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Discussion Starter #1
I am on my 6th car system and I have come to the realization that throwing money at a stereo doesn't necessarily mean you get better sound.

My tastes have changed over the past decade and I have decided I like to keep things simple (Stock location speakers, no running power cable to battery).

I have done the Subwoofer thing (2 12's in a sealed trunkbox) and regretted it. I have done the HiFi thing (9887, SPX17PRO, PDF amps) and regretted the sound and mostly the money spent. I have made custom fiberglass enclosures and all that is just too much for me now.

I recently took an old set of old stock paper cones and an alpine powerpack and it seemed to have more low frequency punch than the SPX17PRO;s and the Kenwood KFC's I had on before. I thought about just adding some tweeters and x-over in the front and running the car like that. I just don't think the old paper cones will last long (they are so brittle I can put my finger through the woofer with VERY little pressure.

So, can anyone suggest a replacement that is cheap and is very efficient. It will be driven by a deck (oxygen o'car 4x22W RMS) plus an Alpine powerpack (4x45W RMS) and I would like something that can be driven nicely by the power i am supplying it.

Requirements: 5.25 front, ~6.5 rear.

I am also looking for the smallest simplest passive crossover for my tweeters.
 

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thing about stock speaker and good replacements that I have found. most good quality midbasses are not designed to be woofers. they are designed to play in the 80hz+ area and compliment a subwoofer. stock speakers are designed with the idea that is all you have, so they do play lower, with limited power handling. if you dont have a sub, they will sound a little more growly.

simplest crossover for your tweeters, 1 capacitor. just pick the right value for the tweeter.
 

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First-order crossovers are never, ever good enough for tweeters unless your frequency is very high, like 5kHz, which is a bad idea because mids will, at BEST, be too directional at 5kHz - at worst, have awful response there. Second order is thus the minimum.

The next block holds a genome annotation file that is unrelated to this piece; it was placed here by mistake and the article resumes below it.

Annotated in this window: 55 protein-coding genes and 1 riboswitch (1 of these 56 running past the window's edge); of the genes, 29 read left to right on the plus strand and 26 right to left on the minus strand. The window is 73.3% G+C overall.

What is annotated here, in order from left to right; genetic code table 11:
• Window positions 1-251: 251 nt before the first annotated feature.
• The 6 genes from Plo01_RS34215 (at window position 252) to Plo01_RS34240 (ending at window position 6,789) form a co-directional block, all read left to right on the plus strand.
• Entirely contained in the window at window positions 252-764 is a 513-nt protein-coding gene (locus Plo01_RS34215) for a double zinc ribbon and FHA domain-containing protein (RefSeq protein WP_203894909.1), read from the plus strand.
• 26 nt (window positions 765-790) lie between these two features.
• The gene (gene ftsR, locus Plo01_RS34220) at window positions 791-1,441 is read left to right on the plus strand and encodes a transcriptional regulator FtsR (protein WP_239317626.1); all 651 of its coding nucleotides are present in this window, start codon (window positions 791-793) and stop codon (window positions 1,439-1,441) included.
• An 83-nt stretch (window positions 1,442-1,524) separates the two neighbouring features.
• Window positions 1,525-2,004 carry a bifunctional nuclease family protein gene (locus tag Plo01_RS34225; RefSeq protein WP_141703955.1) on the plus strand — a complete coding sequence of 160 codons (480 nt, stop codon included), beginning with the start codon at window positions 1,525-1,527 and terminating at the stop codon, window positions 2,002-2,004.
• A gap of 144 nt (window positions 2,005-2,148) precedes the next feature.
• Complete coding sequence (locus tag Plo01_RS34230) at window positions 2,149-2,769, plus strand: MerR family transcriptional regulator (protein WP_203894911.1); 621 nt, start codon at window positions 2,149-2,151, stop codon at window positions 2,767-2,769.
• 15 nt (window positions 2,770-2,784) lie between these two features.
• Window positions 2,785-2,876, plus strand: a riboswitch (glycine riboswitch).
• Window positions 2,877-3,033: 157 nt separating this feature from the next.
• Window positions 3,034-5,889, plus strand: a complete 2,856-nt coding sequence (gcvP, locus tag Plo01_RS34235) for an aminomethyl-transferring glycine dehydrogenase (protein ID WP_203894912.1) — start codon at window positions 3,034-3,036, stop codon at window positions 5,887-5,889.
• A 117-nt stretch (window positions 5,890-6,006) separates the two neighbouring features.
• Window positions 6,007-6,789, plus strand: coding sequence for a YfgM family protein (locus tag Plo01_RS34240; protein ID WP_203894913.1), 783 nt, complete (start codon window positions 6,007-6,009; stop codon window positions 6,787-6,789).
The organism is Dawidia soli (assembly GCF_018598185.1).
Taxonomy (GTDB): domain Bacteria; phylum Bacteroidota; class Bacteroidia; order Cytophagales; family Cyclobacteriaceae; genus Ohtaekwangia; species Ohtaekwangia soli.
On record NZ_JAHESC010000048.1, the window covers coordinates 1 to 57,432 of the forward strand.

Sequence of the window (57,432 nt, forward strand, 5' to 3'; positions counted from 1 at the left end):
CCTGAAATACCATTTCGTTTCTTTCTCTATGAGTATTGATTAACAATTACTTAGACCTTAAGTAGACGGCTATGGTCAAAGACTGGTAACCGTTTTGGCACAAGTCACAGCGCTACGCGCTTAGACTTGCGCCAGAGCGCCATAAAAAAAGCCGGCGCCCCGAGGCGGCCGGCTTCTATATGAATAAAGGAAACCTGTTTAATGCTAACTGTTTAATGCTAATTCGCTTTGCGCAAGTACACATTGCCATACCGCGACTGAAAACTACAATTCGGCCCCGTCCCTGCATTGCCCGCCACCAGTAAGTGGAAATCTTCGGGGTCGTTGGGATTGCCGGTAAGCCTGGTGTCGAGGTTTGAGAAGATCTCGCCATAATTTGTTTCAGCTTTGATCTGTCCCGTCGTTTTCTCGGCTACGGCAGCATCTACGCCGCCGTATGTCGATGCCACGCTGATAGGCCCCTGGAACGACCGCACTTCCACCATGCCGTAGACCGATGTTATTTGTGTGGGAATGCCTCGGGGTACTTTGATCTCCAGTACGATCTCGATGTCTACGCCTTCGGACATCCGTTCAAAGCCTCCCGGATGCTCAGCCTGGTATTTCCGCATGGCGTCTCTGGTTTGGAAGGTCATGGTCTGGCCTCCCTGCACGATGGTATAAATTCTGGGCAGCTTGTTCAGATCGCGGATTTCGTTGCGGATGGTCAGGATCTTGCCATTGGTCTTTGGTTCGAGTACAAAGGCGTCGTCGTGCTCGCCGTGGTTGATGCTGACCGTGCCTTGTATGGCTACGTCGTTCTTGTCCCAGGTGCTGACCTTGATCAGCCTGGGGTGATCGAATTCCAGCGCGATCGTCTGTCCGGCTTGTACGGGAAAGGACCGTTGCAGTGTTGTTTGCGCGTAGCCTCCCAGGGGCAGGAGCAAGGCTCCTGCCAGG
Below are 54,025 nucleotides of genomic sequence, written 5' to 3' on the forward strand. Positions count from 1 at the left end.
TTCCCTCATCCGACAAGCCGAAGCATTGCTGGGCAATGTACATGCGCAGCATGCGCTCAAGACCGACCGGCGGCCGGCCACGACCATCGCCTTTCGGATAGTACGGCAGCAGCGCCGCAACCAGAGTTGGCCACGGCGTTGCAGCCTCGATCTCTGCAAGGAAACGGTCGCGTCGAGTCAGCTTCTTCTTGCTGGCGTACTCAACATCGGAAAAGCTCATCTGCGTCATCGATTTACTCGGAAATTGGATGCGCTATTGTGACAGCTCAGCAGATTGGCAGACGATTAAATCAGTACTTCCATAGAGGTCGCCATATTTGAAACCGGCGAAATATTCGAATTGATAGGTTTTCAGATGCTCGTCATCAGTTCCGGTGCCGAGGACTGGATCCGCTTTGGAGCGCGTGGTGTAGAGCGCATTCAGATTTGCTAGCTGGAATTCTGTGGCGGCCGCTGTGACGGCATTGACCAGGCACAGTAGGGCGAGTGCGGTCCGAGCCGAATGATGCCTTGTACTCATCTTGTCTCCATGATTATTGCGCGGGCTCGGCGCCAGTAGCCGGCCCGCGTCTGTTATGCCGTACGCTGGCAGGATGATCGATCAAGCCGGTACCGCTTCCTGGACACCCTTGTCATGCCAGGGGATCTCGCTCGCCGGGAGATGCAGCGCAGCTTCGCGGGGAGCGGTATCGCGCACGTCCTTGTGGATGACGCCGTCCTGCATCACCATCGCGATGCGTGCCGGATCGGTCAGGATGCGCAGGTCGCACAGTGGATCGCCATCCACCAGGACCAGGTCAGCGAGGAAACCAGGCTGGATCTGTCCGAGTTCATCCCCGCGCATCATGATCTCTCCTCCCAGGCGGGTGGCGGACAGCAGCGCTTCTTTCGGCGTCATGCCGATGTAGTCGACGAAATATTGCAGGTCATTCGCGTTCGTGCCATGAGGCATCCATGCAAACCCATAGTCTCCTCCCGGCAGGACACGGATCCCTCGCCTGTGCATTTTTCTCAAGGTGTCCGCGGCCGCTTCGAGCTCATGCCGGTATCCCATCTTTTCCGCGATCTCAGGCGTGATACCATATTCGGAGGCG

OP, it sounds to me like pro audio drivers would be up your alley. Simple paper cones, high efficiency, not expected to play down to 2Hz (exaggeration, of course)... Some of them will only play down to ~150Hz, so make sure to avoid those ones...
 

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Discussion Starter #4
^ I did a google sea h and I don't think I could find anything on a brand called "pro audio" I found lots of hits for professional audio equipment and clarion's promaudio line but not anything on a speaker manufacture of that name. Any other info that may help me.
 

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Pro audio isn't a brand name it's a class of speakers. Think home audio, car audio, pro audio. Go to the parts express website for an example and you'll see they have a section just for pro audio. However if you browse the "speakers" section on their site you'll find something to match your needs.
 

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I'm running stock 6.5" Saturn door speakers off a CDA-117, crossed @ 60 hz, and a sub. Sounds great to me.

I would still consider at least a small sub to fill in the low notes. After getting used to having bass response, removing that makes the system sound very shrill to my ears. I've been building a new sub box this week, and I can't wait to get my lows back.
 

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Discussion Starter #9
I did try to install the spx17 pros last night despite how I feel
About the sound of them I just wanted some sound for now. I dropped one from 8 inch off the ground. It landed on the magnet and this caused the cone in the centre of the woofer to become loose. Apparently they aren't very robust speakers either. Now they rattle when playing.